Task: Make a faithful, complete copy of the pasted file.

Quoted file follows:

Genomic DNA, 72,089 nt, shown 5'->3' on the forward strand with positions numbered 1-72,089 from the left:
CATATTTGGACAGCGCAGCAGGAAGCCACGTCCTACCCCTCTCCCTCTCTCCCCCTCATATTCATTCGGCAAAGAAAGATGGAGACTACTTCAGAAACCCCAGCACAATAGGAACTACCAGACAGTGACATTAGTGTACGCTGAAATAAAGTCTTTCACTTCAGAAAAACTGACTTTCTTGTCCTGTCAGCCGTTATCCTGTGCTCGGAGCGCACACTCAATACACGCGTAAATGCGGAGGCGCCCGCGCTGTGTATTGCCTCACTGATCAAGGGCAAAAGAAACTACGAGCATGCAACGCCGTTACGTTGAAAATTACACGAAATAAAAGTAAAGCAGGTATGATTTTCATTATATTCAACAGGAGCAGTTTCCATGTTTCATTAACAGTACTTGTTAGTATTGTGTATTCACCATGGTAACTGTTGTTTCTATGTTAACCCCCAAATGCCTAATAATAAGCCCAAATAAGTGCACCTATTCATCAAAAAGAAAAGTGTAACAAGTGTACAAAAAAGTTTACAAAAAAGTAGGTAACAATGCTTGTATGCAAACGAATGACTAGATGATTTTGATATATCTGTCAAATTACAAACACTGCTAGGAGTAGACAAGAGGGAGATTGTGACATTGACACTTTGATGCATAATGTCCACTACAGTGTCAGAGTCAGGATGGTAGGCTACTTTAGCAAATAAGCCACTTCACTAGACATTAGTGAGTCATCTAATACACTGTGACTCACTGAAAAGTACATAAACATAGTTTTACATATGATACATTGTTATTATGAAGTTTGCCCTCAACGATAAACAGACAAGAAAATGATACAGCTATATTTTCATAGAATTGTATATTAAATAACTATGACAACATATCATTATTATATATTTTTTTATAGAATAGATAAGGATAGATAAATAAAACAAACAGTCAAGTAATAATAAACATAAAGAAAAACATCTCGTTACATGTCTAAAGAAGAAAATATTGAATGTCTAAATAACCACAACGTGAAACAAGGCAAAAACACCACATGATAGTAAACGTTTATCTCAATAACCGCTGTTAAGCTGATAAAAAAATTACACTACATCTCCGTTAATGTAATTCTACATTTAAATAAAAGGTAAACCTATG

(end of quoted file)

Genomic DNA, 72,089 nt, shown 5'->3' on the forward strand with positions numbered 1-72,089 from the left:
CATATTTGGACAGCGCAGCAGGAAGCCACGTCCTACCCCTCTCCCTCTCTCCCCCTCATATTCATTCGGCAAAGAAAGATGGAGACTACTTCAGAAACCCCAGCACAATAGGAACTACCAGACAGTGACATTAGTGTACGCTGAAATAAAGTCTTTCACTTCAGAAAAACTGACTTTCTTGTCCTGTCAGCCGTTATCCTGTGCTCGGAGCGCACACTCAATACACGCGTAAATGCGGAGGCGCCCGCGCTGTGTATTGCCTCACTGATCAAGGGCAAAAGAAACTACGAGCATGCAACGCCGTTACGTTGAAAATTACACGAAATAAAAGTAAAGCAGGTATGATTTTCATTATATTCAACAGGAGCAGTTTCCATGTTTCATTAACAGTACTTGTTAGTATTGTGTATTCACCATGGTAACTGTTGTTTCTATGTTAACCCCCAAATGCCTAATAATAAGCCCAAATAAGTGCACCTATTCATCAAAAAGAAAAGTGTAACAAGTGTACAAAAAAGTTTACAAAAAAGTAGGTAACAATGCTTGTATGCAAACGAATGACTAGATGATTTTGATATATCTGTCAAATTACAAACACTGCTAGGAGTAGACAAGAGGGAGATTGTGACATTGACACTTTGATGCATAATGTCCACTACAGTGTCAGAGTCAGGATGGTAGGCTACTTTAGCAAATAAGCCACTTCACTAGACATTAGTGAGTCATCTAATACACTGTGACTCACTGAAAAGTACATAAACATAGTTTTACATATGATACATTGTTATTATGAAGTTTGCCCTCAACGATAAACAGACAAGAAAATGATACAGCTATATTTTCATAGAATTGTATATTAAATAACTATGACAACATATCATTATTATATATTTTTTTATAGAATAGATAAGGATAGATAAATAAAACAAACAGTCAAGTAATAATAAACATAAAGAAAAACATCTCGTTACATGTCTAAAGAAGAAAATATTGAATGTCTAAATAACCACAACGTGAAACAAGGCAAAAACACCACATGATAGTAAACGTTTATCTCAATAACCGCTGTTAAGCTGATAAAAAAATTACACTACATCTCCGTTAATGTAATTCTACATTTAAATAAAAGGTAAACCTATG